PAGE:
Shoulder Replacement Procedures

Two Shoulder Replacement Procedures that we commonly treat in the clinic are: the Total Shoulder Arthroplasty (TSA) and the Reverse Total Shoulder Arthroplasty (rTSA). The primary reason for either surgery is PAIN. The common etiologies for severe shoulder pain are Osteoarthritis, Rheumatoid Arthritis, Severe Rotator Cuff Pathology, Osteonecrosis ( When blood supply to the bone is limited and the bone cells die) and Fracture of the Humeral Head. When conservative therapeutic rehabilitation measures are exhausted, shoulder replacement surgery is considered. The TSA and the rTSA are surgical procedures that can improve the quality of life for those who have severe pain with activities of daily living and sleeping. Surgical outcomes for these procedures are moderate to complete relief with restored functional range of motion. The goal of these surgeries is to replace the shoulder joint or glenohumeral joint with a prosthesis, to create a stable fulcrum of rotation.
The Shoulder is made up of three bones the Humerus, Scapula and the Clavicle. The Rotator Cuff is made up of four primary muscle; Supraspinatus, Infraspinatus,Teres Minor, and Subscapularis. The rotator cuff is the primary stabilizer for the shoulder joint. The Total Shoulder Arthroplasty (TSA):
The TSA replaces the glenohumeral joint with a prosthesis consisting of a metal ball with a stem and a polyethylene cemented component (plastic socket).
The TSA was first introduced to the medical community by Dr. Charles Neer in the early 1950’s to treat severely displaced fractures and dislocations of the proximal humeral head. There are approximately 53,000 shoulder replacements performed each year in the United States. The TSA is considered, when the patient does not have sever rotator cuff pathology.
The most common approach of access to the glenohumeral joint is through the anterior aspect of the shoulder (deltopectoral approach). In this approach it is necessary to alter the position of the subscapularis. This can be done in two ways:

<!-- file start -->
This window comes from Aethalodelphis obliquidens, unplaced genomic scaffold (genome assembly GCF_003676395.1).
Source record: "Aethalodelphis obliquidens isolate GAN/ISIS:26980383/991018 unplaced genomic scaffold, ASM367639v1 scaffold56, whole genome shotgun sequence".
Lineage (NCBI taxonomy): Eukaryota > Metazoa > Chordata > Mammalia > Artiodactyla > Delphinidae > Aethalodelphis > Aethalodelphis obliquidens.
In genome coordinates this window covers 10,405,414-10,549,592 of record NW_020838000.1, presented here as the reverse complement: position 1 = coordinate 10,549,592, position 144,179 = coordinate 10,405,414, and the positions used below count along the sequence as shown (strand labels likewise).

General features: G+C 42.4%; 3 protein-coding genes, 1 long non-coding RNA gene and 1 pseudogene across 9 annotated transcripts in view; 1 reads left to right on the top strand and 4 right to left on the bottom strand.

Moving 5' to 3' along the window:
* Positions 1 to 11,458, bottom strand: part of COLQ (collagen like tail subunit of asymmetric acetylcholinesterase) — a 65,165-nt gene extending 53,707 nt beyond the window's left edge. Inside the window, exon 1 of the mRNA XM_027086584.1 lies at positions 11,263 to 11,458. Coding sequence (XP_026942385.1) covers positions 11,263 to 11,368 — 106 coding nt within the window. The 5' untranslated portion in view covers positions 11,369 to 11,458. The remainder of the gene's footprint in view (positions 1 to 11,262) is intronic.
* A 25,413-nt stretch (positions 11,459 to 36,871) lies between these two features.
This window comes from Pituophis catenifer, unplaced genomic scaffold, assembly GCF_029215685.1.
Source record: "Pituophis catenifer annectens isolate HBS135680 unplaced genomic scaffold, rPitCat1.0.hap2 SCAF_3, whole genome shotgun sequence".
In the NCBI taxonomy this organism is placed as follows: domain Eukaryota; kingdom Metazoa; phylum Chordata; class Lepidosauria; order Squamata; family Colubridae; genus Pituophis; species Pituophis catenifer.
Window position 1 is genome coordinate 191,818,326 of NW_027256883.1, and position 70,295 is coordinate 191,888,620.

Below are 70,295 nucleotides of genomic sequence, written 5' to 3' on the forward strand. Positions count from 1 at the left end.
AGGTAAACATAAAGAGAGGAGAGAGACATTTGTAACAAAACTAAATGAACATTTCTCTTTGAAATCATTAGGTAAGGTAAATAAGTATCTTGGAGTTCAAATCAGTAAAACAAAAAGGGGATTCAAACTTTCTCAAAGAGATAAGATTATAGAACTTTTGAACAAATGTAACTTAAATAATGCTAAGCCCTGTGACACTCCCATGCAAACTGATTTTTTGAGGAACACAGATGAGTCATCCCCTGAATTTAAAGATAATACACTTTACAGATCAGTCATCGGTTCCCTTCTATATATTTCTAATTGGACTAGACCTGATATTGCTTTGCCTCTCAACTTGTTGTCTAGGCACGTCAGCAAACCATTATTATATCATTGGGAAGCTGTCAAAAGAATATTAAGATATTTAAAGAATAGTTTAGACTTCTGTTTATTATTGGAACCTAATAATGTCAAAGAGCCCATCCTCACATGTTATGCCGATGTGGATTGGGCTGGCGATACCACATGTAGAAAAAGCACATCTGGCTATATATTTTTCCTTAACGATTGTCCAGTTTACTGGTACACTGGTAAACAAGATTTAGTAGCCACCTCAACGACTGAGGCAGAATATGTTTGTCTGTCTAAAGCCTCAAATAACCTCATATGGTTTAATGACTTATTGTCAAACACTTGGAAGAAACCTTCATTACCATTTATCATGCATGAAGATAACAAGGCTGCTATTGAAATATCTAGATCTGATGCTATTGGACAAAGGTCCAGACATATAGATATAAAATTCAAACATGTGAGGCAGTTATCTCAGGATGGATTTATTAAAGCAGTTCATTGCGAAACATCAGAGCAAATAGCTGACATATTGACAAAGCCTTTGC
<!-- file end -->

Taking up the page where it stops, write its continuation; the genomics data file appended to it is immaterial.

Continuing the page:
1. A Subscapularis Tenotomy- The Subscapularis tendon is cut and later repaired after the shoulder prosthetic is placed.
  2. Lesser Tuberosity Osteotomy -the location of the insertion of the subscapularis (which is the Lesser Tuberosity) is removed with the subscapularis tendon attached. Fallowing the placement of the shoulder prosthetic, the lesser tuberosity is reduced to the humerus and sutured to secure into place.

The Rehabilitation protocols differs in regard to internal rotation depending on the approach. General Guidelines are as follows for TSA rehabilitation protocol:

  • Subscapularis Tenotomy with repair: no resisted internal rotation until 4 ½ months post sur-• gery.
  • Lesser Tuberosity Osteotomy: no resisted internal rotation until 3 months post surgery and • x-ray to confirm Lesser Tuberosity healing
  • Postoperative sling • Maintain surgical motion without pushing beyond end point.
  • Strengthen surrounding musculature under the supervision of a outpatient therapist for 12-18 weeks

The Reverse Total Shoulder Arthroplasty (rTSA):
The rTSA prosthesis reverses the orientation of the shoulder joint by replacing the glenoid fossa( the concave portion of the shoulder joint) with a glenoid base plate and a glenosphere and the humeral head with a shaft and concave cup. Paul Grammont from Dijon France was successful in designing prosthesis for the rTSA that were used in Europe in 1992 and approved in the United States by FDA in 2004. Grammont’s rTSA prosthesis was designed for patients with rotator cuff deficient shoulders and failed TSA. In patients with deficient rotator cuff, the shoulder joint (or the fulcrum of motion) is unstable and the humeral head migrates anterior (forward) and superiorly (upward) to the outer rim of the glenoid fossa creating insufficiency of the deltoid muscle and significantly limited motion. Grammont’s prosthesis changes the rotation of the shoulder joint or placement of the fulcrum to be more medially (toward midline) and inferiorly (downward). As a result, the mechanical advantage of the deltoid is maximized. The deltoid compensates for the deficient rotator cuff and becomes the primary elevator for the shoulder. In patients without external rotation from a non-functioning Teres minor prior to surgery the Latissimus dorsi (a strong internal rotation muscle) is used as a tendon transfer to assist in external rotation. This allows the patient, who previously was unable to feed themselves or apply deodorant, more functional use.

General Guidelines for the Reverse Total Shoulder Arthroplasty Rehabilitation Protocol:

  • Joint Protection: rTSA has a higher risk for internal rotation dislocation.
  • Avoid such motions as extension past neutral and a combination of adduction and internal rotation for 12 • weeks (such as tucking in your shirt or performing bathroom duties/ personal hygiene.)
  • Maintain elbow in your visual spectrum• In a sling post-operatively
  • Outpatient therapy begins at 6 weeks post surgery and continues for 6-8weeks.
  • Deltoid functions is emphasized to secure stability and mobility of the shoulder joint.

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